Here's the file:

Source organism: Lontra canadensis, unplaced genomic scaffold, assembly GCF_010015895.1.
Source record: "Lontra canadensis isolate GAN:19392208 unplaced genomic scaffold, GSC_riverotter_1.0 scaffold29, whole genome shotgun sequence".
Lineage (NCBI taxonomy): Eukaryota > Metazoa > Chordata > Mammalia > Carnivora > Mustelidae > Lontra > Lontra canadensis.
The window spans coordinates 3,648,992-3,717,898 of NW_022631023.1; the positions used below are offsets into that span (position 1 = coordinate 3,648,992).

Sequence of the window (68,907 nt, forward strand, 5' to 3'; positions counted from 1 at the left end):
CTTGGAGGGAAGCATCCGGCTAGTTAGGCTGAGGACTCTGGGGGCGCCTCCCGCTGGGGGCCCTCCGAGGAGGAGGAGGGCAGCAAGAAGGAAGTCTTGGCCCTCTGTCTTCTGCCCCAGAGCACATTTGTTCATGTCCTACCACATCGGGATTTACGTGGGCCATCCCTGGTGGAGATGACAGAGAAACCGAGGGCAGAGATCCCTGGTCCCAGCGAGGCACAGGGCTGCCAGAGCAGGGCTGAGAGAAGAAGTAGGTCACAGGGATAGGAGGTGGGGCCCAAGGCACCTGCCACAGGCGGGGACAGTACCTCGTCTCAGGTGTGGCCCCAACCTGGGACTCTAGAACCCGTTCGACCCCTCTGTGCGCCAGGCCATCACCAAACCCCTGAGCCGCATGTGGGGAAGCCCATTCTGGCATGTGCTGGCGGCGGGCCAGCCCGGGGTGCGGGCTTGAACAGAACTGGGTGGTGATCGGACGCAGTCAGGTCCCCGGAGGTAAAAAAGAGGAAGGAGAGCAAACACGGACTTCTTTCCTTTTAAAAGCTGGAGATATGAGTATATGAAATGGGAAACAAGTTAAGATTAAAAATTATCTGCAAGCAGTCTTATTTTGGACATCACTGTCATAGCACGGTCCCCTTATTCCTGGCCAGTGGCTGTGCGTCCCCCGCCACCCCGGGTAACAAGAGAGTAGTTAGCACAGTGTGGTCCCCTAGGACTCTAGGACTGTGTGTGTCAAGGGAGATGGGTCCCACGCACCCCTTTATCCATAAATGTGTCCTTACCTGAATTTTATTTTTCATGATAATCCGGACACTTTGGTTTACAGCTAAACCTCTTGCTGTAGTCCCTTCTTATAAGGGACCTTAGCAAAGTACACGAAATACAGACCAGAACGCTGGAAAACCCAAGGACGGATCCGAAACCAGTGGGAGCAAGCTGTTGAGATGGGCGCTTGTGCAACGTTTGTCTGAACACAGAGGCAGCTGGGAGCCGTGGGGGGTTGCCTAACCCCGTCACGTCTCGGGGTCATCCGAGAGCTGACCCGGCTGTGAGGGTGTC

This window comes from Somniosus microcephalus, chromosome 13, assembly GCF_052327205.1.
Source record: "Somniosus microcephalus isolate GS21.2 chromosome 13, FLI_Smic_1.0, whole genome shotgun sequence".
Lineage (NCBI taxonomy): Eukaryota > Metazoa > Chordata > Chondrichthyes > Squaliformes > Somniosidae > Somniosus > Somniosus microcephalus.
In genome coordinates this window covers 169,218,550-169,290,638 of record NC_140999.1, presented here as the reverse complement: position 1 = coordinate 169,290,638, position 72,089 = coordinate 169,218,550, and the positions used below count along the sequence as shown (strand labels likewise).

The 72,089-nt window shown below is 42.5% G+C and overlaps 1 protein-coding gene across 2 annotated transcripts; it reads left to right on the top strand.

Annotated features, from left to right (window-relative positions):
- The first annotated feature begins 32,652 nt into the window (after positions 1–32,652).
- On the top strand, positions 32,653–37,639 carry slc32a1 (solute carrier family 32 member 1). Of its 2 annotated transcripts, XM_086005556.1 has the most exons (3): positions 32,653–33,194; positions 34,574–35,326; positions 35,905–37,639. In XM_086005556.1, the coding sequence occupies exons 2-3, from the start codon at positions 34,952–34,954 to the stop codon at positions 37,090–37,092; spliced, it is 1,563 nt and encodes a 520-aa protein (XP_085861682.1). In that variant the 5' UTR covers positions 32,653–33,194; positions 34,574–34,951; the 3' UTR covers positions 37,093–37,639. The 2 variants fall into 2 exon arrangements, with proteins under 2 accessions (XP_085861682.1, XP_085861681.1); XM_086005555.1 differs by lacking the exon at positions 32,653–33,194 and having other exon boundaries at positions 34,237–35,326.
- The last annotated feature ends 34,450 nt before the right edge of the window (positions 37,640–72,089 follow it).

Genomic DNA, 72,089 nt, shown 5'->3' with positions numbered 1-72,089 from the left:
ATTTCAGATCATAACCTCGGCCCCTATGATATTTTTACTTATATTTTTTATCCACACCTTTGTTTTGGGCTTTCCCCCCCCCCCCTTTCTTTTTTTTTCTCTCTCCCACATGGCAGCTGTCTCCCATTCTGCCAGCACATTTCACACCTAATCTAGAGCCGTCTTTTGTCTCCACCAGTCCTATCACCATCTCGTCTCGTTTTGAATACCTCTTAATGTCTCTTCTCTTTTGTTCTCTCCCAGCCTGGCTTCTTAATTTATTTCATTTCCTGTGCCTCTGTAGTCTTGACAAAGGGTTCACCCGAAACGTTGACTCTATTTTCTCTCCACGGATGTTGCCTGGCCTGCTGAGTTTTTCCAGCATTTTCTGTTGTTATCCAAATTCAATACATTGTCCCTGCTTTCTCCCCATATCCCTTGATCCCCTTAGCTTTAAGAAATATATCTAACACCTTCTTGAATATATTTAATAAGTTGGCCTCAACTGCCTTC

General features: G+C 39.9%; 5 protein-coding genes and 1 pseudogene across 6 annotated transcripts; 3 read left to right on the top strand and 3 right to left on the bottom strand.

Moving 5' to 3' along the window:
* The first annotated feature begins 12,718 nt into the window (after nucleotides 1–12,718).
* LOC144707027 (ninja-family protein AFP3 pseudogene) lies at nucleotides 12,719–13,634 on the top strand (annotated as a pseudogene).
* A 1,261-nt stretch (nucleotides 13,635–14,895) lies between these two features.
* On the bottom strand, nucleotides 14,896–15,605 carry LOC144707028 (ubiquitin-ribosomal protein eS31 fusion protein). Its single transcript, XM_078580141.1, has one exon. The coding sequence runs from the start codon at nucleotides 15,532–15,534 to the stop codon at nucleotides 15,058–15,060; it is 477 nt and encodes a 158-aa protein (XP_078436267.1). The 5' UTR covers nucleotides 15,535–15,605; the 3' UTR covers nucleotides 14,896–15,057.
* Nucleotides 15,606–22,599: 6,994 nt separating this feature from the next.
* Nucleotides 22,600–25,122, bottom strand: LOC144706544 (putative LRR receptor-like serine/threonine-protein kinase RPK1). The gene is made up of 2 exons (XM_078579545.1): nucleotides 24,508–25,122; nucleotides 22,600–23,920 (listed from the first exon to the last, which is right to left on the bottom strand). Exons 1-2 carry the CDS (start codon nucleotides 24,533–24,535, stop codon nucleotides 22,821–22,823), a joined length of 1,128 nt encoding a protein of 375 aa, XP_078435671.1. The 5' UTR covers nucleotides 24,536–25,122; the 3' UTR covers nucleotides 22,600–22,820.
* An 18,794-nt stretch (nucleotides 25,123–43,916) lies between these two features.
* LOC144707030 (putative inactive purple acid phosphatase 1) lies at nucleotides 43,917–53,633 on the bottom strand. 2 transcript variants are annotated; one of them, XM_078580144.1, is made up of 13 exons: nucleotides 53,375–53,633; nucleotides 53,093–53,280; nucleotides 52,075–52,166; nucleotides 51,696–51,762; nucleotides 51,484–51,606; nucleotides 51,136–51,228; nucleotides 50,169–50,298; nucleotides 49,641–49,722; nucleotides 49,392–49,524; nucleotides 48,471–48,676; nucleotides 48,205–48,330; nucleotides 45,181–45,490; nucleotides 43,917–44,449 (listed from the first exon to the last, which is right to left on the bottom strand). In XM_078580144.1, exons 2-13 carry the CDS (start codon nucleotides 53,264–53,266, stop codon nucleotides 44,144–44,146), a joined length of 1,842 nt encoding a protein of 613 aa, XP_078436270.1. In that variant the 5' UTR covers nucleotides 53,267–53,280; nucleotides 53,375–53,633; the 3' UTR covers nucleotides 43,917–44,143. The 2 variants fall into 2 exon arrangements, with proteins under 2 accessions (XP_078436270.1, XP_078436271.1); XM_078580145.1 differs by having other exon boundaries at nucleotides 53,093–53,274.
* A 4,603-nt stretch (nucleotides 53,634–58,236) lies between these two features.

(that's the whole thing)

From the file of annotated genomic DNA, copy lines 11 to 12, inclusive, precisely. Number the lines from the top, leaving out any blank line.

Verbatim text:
The 72,089-nt window shown below is 42.5% G+C and overlaps 1 protein-coding gene across 2 annotated transcripts; it reads left to right on the top strand.

Annotated features, from left to right (window-relative positions):